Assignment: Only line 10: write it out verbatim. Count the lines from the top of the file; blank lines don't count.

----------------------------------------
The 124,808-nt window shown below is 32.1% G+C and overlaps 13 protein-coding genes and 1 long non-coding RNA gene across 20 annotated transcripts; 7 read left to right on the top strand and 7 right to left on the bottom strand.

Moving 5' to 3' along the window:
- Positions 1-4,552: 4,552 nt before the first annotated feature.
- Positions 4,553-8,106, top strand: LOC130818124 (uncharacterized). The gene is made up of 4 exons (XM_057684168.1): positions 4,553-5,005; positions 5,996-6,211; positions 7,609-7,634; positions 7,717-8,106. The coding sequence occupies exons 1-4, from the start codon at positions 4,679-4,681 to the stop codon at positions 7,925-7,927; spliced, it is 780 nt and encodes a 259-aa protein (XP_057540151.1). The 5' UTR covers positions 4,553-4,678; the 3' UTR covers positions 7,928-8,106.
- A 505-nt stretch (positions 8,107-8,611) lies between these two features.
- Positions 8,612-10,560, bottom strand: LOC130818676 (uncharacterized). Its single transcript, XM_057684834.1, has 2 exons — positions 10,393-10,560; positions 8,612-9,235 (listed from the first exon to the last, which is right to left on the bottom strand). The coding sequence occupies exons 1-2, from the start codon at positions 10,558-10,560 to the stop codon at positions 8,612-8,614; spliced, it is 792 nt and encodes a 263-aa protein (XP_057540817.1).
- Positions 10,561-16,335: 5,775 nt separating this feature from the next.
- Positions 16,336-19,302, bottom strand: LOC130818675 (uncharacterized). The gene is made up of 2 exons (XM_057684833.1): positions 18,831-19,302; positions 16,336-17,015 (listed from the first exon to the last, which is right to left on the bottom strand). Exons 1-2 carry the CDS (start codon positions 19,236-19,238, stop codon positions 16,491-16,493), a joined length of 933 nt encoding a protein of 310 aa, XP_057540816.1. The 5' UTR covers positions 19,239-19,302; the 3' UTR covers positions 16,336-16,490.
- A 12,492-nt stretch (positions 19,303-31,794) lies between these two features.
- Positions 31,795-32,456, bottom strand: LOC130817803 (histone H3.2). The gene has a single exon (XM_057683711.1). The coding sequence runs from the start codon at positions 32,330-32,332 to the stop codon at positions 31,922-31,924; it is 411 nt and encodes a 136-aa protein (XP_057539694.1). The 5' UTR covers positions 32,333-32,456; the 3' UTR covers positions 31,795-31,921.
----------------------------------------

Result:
- Positions 31,795-32,456, bottom strand: LOC130817803 (histone H3.2). The gene has a single exon (XM_057683711.1). The coding sequence runs from the start codon at positions 32,330-32,332 to the stop codon at positions 31,922-31,924; it is 411 nt and encodes a 136-aa protein (XP_057539694.1). The 5' UTR covers positions 32,333-32,456; the 3' UTR covers positions 31,795-31,921.